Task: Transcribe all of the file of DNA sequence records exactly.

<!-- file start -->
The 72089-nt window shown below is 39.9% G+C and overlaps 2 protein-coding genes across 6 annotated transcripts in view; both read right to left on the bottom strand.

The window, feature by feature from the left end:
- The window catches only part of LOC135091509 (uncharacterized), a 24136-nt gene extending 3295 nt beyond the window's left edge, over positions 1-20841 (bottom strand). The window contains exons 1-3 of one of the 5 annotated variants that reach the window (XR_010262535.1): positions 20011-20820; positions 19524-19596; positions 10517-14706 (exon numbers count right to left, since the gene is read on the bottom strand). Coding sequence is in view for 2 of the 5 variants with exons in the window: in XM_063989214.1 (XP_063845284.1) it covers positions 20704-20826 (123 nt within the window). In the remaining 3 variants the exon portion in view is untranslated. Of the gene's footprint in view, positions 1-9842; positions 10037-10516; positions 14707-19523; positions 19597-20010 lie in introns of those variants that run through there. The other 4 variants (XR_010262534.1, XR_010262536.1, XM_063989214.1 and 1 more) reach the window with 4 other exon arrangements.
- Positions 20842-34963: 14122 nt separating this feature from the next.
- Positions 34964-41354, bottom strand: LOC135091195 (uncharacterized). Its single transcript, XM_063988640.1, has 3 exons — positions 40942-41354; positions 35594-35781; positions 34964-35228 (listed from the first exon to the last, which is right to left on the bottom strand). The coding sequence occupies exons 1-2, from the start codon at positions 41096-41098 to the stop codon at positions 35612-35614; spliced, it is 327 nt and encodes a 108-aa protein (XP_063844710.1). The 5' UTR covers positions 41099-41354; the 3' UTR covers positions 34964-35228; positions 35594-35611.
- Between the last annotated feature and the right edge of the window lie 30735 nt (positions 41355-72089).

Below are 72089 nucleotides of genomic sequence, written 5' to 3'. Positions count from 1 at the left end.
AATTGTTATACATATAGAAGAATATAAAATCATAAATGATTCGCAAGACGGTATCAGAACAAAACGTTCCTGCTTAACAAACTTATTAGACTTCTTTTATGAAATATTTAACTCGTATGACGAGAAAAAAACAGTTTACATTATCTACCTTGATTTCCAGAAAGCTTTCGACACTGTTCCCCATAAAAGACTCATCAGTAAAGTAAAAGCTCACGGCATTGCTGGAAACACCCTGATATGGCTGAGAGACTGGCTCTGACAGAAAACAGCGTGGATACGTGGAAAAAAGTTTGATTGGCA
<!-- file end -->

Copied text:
The 72089-nt window shown below is 39.9% G+C and overlaps 2 protein-coding genes across 6 annotated transcripts in view; both read right to left on the bottom strand.

The window, feature by feature from the left end:
- The window catches only part of LOC135091509 (uncharacterized), a 24136-nt gene extending 3295 nt beyond the window's left edge, over positions 1-20841 (bottom strand). The window contains exons 1-3 of one of the 5 annotated variants that reach the window (XR_010262535.1): positions 20011-20820; positions 19524-19596; positions 10517-14706 (exon numbers count right to left, since the gene is read on the bottom strand). Coding sequence is in view for 2 of the 5 variants with exons in the window: in XM_063989214.1 (XP_063845284.1) it covers positions 20704-20826 (123 nt within the window). In the remaining 3 variants the exon portion in view is untranslated. Of the gene's footprint in view, positions 1-9842; positions 10037-10516; positions 14707-19523; positions 19597-20010 lie in introns of those variants that run through there. The other 4 variants (XR_010262534.1, XR_010262536.1, XM_063989214.1 and 1 more) reach the window with 4 other exon arrangements.
- Positions 20842-34963: 14122 nt separating this feature from the next.
- Positions 34964-41354, bottom strand: LOC135091195 (uncharacterized). Its single transcript, XM_063988640.1, has 3 exons — positions 40942-41354; positions 35594-35781; positions 34964-35228 (listed from the first exon to the last, which is right to left on the bottom strand). The coding sequence occupies exons 1-2, from the start codon at positions 41096-41098 to the stop codon at positions 35612-35614; spliced, it is 327 nt and encodes a 108-aa protein (XP_063844710.1). The 5' UTR covers positions 41099-41354; the 3' UTR covers positions 34964-35228; positions 35594-35611.
- Between the last annotated feature and the right edge of the window lie 30735 nt (positions 41355-72089).

Below are 72089 nucleotides of genomic sequence, written 5' to 3'. Positions count from 1 at the left end.
AATTGTTATACATATAGAAGAATATAAAATCATAAATGATTCGCAAGACGGTATCAGAACAAAACGTTCCTGCTTAACAAACTTATTAGACTTCTTTTATGAAATATTTAACTCGTATGACGAGAAAAAAACAGTTTACATTATCTACCTTGATTTCCAGAAAGCTTTCGACACTGTTCCCCATAAAAGACTCATCAGTAAAGTAAAAGCTCACGGCATTGCTGGAAACACCCTGATATGGCTGAGAGACTGGCTCTGACAGAAAACAGCGTGGATACGTGGAAAAAAGTTTGATTGGCA